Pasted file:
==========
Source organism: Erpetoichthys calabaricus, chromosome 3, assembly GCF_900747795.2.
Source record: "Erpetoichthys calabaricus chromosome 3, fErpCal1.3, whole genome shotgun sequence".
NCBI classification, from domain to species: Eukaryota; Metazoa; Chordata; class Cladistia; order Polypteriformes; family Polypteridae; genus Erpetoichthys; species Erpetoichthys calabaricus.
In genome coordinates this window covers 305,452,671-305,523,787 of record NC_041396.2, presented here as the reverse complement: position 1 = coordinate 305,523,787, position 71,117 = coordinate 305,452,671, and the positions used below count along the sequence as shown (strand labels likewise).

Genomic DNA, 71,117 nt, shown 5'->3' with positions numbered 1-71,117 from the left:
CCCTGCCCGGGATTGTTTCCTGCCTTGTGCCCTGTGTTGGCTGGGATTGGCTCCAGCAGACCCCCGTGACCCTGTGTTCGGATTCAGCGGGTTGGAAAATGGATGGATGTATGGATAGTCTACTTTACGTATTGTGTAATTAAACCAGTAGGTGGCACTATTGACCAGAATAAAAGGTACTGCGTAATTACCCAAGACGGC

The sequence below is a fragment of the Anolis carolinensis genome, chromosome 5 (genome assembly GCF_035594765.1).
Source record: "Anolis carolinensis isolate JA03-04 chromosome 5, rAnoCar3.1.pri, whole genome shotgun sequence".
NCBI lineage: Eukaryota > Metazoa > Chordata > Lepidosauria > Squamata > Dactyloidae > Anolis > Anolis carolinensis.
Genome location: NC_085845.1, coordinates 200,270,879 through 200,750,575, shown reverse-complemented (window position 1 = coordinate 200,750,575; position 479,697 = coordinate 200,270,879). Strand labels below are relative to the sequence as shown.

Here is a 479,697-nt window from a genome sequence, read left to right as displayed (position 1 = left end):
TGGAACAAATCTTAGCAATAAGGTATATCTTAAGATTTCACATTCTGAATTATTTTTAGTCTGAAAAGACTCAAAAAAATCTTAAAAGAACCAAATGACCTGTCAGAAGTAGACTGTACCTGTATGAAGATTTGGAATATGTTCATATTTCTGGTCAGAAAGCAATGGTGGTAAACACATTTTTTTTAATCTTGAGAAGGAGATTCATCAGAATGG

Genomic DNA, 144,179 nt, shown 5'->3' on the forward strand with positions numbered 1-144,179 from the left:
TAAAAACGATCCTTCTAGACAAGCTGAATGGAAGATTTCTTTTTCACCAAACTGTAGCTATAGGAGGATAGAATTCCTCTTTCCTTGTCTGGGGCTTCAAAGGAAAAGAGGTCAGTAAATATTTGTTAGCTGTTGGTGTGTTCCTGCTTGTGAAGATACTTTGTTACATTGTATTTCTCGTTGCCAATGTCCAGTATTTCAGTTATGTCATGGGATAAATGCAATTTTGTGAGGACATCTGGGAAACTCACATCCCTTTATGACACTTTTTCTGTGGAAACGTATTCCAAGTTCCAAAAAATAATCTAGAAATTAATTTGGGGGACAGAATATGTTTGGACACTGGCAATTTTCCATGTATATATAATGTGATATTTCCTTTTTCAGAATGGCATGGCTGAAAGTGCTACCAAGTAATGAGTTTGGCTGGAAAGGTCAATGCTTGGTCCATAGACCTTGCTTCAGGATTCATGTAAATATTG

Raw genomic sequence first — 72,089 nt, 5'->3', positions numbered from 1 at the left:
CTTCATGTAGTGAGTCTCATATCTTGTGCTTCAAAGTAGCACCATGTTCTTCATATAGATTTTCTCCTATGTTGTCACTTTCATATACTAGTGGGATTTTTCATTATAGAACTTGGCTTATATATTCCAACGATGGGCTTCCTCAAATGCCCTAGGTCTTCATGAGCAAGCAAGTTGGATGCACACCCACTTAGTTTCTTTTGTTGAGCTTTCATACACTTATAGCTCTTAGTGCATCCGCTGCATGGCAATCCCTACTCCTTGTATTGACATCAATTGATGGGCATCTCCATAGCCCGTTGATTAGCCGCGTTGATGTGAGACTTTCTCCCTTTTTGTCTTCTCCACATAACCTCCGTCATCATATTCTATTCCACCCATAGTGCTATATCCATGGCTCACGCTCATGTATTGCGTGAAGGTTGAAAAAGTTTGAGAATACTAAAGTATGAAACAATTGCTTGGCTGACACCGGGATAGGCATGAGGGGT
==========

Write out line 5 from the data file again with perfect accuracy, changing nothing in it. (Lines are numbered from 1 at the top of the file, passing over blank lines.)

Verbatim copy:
Genomic DNA, 71,117 nt, shown 5'->3' with positions numbered 1-71,117 from the left: